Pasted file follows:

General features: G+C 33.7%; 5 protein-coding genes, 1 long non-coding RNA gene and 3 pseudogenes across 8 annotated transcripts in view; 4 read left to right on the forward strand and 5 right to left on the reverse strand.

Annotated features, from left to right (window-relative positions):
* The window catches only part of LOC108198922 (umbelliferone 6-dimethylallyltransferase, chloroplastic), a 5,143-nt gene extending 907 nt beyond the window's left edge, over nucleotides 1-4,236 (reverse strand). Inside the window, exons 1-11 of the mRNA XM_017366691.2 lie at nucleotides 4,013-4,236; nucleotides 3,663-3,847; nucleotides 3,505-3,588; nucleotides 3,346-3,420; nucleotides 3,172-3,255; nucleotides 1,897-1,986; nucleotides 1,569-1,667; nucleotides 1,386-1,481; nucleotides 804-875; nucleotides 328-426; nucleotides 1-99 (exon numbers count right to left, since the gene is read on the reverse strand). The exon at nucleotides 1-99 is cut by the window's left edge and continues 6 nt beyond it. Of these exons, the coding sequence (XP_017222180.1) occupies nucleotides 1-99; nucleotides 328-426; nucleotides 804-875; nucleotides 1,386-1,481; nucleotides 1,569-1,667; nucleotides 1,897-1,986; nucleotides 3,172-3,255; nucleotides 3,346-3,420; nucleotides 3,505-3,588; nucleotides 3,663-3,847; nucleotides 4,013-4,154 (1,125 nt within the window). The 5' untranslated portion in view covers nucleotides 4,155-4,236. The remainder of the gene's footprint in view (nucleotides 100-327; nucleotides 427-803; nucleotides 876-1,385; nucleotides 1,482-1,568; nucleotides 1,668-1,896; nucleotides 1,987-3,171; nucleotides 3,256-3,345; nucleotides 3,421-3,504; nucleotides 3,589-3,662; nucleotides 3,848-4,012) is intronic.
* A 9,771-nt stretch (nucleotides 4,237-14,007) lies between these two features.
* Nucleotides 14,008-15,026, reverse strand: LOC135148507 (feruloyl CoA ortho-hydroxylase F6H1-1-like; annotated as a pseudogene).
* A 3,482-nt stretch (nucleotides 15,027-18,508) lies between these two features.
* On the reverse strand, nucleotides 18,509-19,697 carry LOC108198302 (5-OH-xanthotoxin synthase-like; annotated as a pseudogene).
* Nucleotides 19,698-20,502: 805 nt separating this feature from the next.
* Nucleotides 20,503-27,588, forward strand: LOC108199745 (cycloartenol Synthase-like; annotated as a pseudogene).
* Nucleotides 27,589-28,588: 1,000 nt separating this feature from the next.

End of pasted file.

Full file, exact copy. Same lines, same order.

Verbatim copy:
General features: G+C 33.7%; 5 protein-coding genes, 1 long non-coding RNA gene and 3 pseudogenes across 8 annotated transcripts in view; 4 read left to right on the forward strand and 5 right to left on the reverse strand.

Annotated features, from left to right (window-relative positions):
* The window catches only part of LOC108198922 (umbelliferone 6-dimethylallyltransferase, chloroplastic), a 5,143-nt gene extending 907 nt beyond the window's left edge, over nucleotides 1-4,236 (reverse strand). Inside the window, exons 1-11 of the mRNA XM_017366691.2 lie at nucleotides 4,013-4,236; nucleotides 3,663-3,847; nucleotides 3,505-3,588; nucleotides 3,346-3,420; nucleotides 3,172-3,255; nucleotides 1,897-1,986; nucleotides 1,569-1,667; nucleotides 1,386-1,481; nucleotides 804-875; nucleotides 328-426; nucleotides 1-99 (exon numbers count right to left, since the gene is read on the reverse strand). The exon at nucleotides 1-99 is cut by the window's left edge and continues 6 nt beyond it. Of these exons, the coding sequence (XP_017222180.1) occupies nucleotides 1-99; nucleotides 328-426; nucleotides 804-875; nucleotides 1,386-1,481; nucleotides 1,569-1,667; nucleotides 1,897-1,986; nucleotides 3,172-3,255; nucleotides 3,346-3,420; nucleotides 3,505-3,588; nucleotides 3,663-3,847; nucleotides 4,013-4,154 (1,125 nt within the window). The 5' untranslated portion in view covers nucleotides 4,155-4,236. The remainder of the gene's footprint in view (nucleotides 100-327; nucleotides 427-803; nucleotides 876-1,385; nucleotides 1,482-1,568; nucleotides 1,668-1,896; nucleotides 1,987-3,171; nucleotides 3,256-3,345; nucleotides 3,421-3,504; nucleotides 3,589-3,662; nucleotides 3,848-4,012) is intronic.
* A 9,771-nt stretch (nucleotides 4,237-14,007) lies between these two features.
* Nucleotides 14,008-15,026, reverse strand: LOC135148507 (feruloyl CoA ortho-hydroxylase F6H1-1-like; annotated as a pseudogene).
* A 3,482-nt stretch (nucleotides 15,027-18,508) lies between these two features.
* On the reverse strand, nucleotides 18,509-19,697 carry LOC108198302 (5-OH-xanthotoxin synthase-like; annotated as a pseudogene).
* Nucleotides 19,698-20,502: 805 nt separating this feature from the next.
* Nucleotides 20,503-27,588, forward strand: LOC108199745 (cycloartenol Synthase-like; annotated as a pseudogene).
* Nucleotides 27,589-28,588: 1,000 nt separating this feature from the next.